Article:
I always think of April — a.k.a. the month that ushers in "spring cleaning" as a means to start anew — to be an opportune time to reassess, reset, and reevaluate how my year is going thus far. And though I am a firm non-believer in "New Year's resolutions," I try to think throughout the year about small day-to-day adjustments that could eventually lead to a more well-rounded lifestyle in the long term. As a non-cooking vegetarian who honestly doesn't know much about vegetables (anyone else always Googling menu ingredients at restaurants?), it's a godsend that plant-based meal delivery service Mosaic Foods entered my radar during a time when I was already reconsidering my eating choices.
Mosaic Foods was co-founded by two pals, Matt Davis and Sam McIntire, who sought to launch a food delivery service that offers "more balanced diets — heavy on plants and rich in hearty, whole-food ingredients." Its frozen meals, which you purchase a la carte (there's a minimum order of $50 required), come packaged to be microwaved (or heated on a stovetop) but without any of the sus ingredients (read: artificial preservatives) found in other frozen food brands. All Mosaic meals, offered in either single- and multi-serve options, are entirely plant-based and promise 10 or more grams of protein. Select items are also vegan and wheat-free. And, because the ingredients are fresh and in season, Mosaic Foods offers limited delivery based on where the company's shipment centers are: To find out if you're within delivery range, you can type in your zip code here. For new customers who are lucky enough to be within zone, Mosaic Foods is offering $15 off your first box (the code is automatically applied at checkout).
So, how's the actual food? Let's just say I ate heartily for two blissful weeks. I also had an enlightening time eating vegetables I'd never heard of, like rutabaga. I'd say the most accessible meals (if you're trying to consume a variety of protein-packed ingredients all at once) are the Veggie Bowls — all of which are single-serve. The vegan, Thai-inspired Peanut Tofu Bowl was a tasty blend of farro, broccoli, sweet pepper, tofu, and pineapple drizzled in spicy coconut curry and spices. Ready to eat after a few minutes in the 'wave. What I found most satisfying about these Mosaic meals was getting to add my own flair to taste, whether it was a dash of hot sauce to some pasta, a side of kimchi with a bed of rice noodles, or a generous dollop of Greek yogurt to curry-style stew.
One downside I should mention is that the serving sizes are relatively small — I found myself easily crushing two single-serve bowls at once. I believe these Mosaic meals are meant to be eaten with other sides and snacks, which I often did. For me, the most satisfying meal in terms of what filled me up fast and good was the Penne alla Vodka — pasta smothered in a creamy, cheesy, cashew-blended vodka sauce with garlicky broccolini and grape tomatoes tucked within — which is labeled as a four-serving "Family Meal," but which I ate entirely on my own over the course of a single day. But, combined together with another Mosaic meal — or with your own side dishes — Mosaic is a fabulous food delivery service for folks like me who are trying to eat more veggies on the regular, or for those who are trying to eat a more plant-based diet in general.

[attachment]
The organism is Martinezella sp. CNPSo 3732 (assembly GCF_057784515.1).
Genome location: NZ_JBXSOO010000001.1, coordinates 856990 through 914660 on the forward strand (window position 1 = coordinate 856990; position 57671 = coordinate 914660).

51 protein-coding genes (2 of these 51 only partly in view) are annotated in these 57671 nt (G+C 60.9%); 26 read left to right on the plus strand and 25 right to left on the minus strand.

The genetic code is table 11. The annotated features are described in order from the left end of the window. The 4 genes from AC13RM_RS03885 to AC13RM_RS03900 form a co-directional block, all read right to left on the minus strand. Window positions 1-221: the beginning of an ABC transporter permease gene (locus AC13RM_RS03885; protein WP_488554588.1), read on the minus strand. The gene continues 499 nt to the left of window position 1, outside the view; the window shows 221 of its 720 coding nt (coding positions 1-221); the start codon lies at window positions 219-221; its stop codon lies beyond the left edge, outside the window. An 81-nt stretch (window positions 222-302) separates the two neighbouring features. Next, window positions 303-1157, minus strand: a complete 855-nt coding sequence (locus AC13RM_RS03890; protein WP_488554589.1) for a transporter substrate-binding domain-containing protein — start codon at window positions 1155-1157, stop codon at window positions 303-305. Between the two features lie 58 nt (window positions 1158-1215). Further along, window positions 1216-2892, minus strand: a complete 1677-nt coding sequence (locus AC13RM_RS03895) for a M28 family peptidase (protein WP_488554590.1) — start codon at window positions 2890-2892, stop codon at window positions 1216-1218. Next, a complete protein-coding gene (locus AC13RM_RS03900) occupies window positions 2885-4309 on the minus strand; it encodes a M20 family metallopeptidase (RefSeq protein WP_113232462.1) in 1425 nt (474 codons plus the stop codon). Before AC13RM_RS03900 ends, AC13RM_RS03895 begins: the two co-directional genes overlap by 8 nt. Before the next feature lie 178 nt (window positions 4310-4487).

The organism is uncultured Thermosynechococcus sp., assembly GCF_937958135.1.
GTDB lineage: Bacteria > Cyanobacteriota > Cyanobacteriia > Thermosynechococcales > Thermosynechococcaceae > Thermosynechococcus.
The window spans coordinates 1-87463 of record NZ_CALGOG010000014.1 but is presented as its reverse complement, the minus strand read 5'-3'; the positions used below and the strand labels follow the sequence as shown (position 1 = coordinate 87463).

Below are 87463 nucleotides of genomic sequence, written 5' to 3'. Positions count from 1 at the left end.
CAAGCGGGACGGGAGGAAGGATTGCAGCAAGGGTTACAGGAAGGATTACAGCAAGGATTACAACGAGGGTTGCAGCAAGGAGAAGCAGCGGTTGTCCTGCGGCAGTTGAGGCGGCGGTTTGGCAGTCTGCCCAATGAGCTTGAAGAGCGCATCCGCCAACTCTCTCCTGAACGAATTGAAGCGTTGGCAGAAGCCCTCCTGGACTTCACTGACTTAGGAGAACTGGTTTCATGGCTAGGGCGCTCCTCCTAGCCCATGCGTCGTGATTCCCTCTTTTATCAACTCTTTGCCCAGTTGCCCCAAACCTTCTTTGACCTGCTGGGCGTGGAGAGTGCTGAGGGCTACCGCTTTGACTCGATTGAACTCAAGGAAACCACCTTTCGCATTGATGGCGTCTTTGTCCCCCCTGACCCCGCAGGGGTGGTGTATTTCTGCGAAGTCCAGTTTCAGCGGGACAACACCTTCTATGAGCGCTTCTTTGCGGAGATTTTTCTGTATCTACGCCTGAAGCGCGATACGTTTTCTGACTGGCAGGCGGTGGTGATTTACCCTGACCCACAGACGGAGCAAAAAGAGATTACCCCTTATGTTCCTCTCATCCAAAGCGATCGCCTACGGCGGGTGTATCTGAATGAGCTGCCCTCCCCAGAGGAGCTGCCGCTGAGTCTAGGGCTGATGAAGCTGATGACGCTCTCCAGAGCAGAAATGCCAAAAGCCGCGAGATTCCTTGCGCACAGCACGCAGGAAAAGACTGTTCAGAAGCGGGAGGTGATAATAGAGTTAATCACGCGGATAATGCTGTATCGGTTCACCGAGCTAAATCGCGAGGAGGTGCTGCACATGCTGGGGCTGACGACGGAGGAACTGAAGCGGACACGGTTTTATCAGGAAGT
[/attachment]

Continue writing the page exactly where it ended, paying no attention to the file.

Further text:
With all this talk about eating "plant-based" and being "one with the earth," I'd be remiss if not to mention that I'm touting a food delivery service, one that obviously requires carbon emission and packaging materials (including chunks of dry ice and insulation) to get these foods to my Brooklyn doorstep. At this moment, Mosaic sends all meals in fully recyclable packaging — for instance, the Veggie Bowls are even lined with a leak-proof film that you can peel off after you're done eating so the paper bowl underneath can be thrown in with your paper recyclables — and shipping, as mentioned earlier, is limited to certain areas of the country. And, as for a give-back program, Mosaic donates two pounds of food to food rescue non-profit City Harvest for every box sold (for Earth Month, the brand is doubling its efforts and donating four pounds for every box sold).
There wasn't a single meal I didn't enjoy immensely — which is saying a lot as someone who is kind of picky, if not just ignorant of where many foods come from. I felt incredibly elated by the notion of eating consistently healthy for two weeks, and not feeling absolutely deprived in the process. I love how the oat bowls ($4.99 each) and the vegan soups ($7.99 each) are competitive with, or cheaper than, what you'd be paying at a local, farm-to-table eaterie — but ready to eat right in the comfort of your home. These turned out to be very delightful pick-me-ups for any time of day. And the meal that sent my taste buds spinning was the "Mosaic +" meal ($10.99 each), which are Mosaic dishes specially created by renowned chefs. The 470-calorie Mac & Greens, for example, was a "Mosaic + Greg Baxtrom" production — the man behind the dish, Baxtrom, who is a veteran chef of fancy-schmancy restaurants like Blue Hill at Stone Barns, Per Se, and others. A leafy take on the classic mac & cheese, this Mosiac meal included a medley of rutabaga (the root vegetable I had to Google), broccolini, brussel sprouts, and spinach. Talk about a true, next-level — but still microwaveable — dining experience.
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